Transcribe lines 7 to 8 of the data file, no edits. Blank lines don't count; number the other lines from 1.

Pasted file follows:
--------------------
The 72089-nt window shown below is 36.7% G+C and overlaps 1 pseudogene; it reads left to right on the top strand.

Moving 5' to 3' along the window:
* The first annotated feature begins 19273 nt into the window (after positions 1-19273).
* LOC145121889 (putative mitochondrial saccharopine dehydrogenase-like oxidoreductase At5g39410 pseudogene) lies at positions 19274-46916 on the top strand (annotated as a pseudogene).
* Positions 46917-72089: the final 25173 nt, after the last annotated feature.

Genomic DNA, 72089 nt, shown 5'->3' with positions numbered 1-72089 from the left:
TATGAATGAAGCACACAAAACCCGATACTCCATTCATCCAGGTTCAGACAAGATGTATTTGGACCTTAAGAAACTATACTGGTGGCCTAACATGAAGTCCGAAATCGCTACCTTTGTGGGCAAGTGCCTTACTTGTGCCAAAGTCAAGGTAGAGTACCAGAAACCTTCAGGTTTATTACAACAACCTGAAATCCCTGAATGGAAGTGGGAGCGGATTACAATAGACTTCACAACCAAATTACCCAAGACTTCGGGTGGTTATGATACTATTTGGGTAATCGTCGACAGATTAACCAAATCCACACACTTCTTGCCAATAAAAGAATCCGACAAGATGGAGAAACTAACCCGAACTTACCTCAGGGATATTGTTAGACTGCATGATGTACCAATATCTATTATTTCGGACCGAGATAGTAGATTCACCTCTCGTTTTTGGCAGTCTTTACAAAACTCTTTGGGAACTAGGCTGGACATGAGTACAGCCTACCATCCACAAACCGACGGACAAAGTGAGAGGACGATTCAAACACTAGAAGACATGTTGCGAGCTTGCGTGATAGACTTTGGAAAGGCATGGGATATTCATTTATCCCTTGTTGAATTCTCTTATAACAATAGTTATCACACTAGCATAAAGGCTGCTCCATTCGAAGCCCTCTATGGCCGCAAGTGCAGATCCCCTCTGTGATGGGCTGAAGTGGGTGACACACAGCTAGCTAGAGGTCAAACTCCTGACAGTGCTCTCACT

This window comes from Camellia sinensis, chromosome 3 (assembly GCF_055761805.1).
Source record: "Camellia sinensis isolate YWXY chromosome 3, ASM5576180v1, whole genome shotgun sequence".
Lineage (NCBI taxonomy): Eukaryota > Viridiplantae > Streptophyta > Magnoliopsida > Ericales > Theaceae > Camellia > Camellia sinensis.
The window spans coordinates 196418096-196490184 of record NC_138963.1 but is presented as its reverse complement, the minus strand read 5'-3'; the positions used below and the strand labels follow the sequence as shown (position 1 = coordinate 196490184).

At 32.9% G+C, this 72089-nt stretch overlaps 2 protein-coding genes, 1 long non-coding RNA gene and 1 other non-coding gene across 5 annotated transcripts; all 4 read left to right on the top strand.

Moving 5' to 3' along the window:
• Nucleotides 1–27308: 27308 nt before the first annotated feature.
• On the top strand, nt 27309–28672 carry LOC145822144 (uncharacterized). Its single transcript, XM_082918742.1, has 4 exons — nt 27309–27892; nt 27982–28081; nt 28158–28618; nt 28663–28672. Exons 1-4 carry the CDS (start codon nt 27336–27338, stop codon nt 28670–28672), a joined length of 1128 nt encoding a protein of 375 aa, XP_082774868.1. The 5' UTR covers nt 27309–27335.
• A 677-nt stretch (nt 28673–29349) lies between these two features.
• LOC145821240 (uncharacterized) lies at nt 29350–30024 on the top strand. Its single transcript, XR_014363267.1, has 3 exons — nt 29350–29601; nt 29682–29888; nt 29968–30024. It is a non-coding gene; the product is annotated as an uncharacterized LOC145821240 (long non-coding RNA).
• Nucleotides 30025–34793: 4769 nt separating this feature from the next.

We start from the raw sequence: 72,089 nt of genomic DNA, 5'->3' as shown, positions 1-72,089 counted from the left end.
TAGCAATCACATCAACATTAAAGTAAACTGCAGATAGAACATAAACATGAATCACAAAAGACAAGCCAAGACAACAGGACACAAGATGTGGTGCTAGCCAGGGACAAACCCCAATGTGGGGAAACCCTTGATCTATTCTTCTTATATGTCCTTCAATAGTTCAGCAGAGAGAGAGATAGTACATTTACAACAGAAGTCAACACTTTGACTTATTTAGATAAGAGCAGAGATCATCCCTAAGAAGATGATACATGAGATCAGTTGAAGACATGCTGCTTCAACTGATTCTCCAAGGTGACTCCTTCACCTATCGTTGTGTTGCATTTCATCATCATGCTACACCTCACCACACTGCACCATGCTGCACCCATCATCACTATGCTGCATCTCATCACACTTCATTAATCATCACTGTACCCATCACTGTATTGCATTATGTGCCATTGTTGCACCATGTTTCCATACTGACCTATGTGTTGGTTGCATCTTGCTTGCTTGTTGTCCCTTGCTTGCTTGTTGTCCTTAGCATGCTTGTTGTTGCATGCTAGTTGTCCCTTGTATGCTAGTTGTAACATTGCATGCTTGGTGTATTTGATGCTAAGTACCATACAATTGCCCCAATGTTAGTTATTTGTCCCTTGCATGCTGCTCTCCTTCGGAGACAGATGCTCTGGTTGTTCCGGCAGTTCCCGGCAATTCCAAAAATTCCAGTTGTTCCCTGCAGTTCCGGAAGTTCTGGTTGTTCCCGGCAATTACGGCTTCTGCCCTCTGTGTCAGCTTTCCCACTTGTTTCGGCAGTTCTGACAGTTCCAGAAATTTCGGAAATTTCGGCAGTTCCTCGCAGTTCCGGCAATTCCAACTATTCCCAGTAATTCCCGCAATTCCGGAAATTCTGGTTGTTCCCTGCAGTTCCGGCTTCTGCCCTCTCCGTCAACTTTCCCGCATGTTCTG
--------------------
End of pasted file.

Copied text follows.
TATGAATGAAGCACACAAAACCCGATACTCCATTCATCCAGGTTCAGACAAGATGTATTTGGACCTTAAGAAACTATACTGGTGGCCTAACATGAAGTCCGAAATCGCTACCTTTGTGGGCAAGTGCCTTACTTGTGCCAAAGTCAAGGTAGAGTACCAGAAACCTTCAGGTTTATTACAACAACCTGAAATCCCTGAATGGAAGTGGGAGCGGATTACAATAGACTTCACAACCAAATTACCCAAGACTTCGGGTGGTTATGATACTATTTGGGTAATCGTCGACAGATTAACCAAATCCACACACTTCTTGCCAATAAAAGAATCCGACAAGATGGAGAAACTAACCCGAACTTACCTCAGGGATATTGTTAGACTGCATGATGTACCAATATCTATTATTTCGGACCGAGATAGTAGATTCACCTCTCGTTTTTGGCAGTCTTTACAAAACTCTTTGGGAACTAGGCTGGACATGAGTACAGCCTACCATCCACAAACCGACGGACAAAGTGAGAGGACGATTCAAACACTAGAAGACATGTTGCGAGCTTGCGTGATAGACTTTGGAAAGGCATGGGATATTCATTTATCCCTTGTTGAATTCTCTTATAACAATAGTTATCACACTAGCATAAAGGCTGCTCCATTCGAAGCCCTCTATGGCCGCAAGTGCAGATCCCCTCTGTGATGGGCTGAAGTGGGTGACACACAGCTAGCTAGAGGTCAAACTCCTGACAGTGCTCTCACT

This window comes from Camellia sinensis, chromosome 3 (assembly GCF_055761805.1).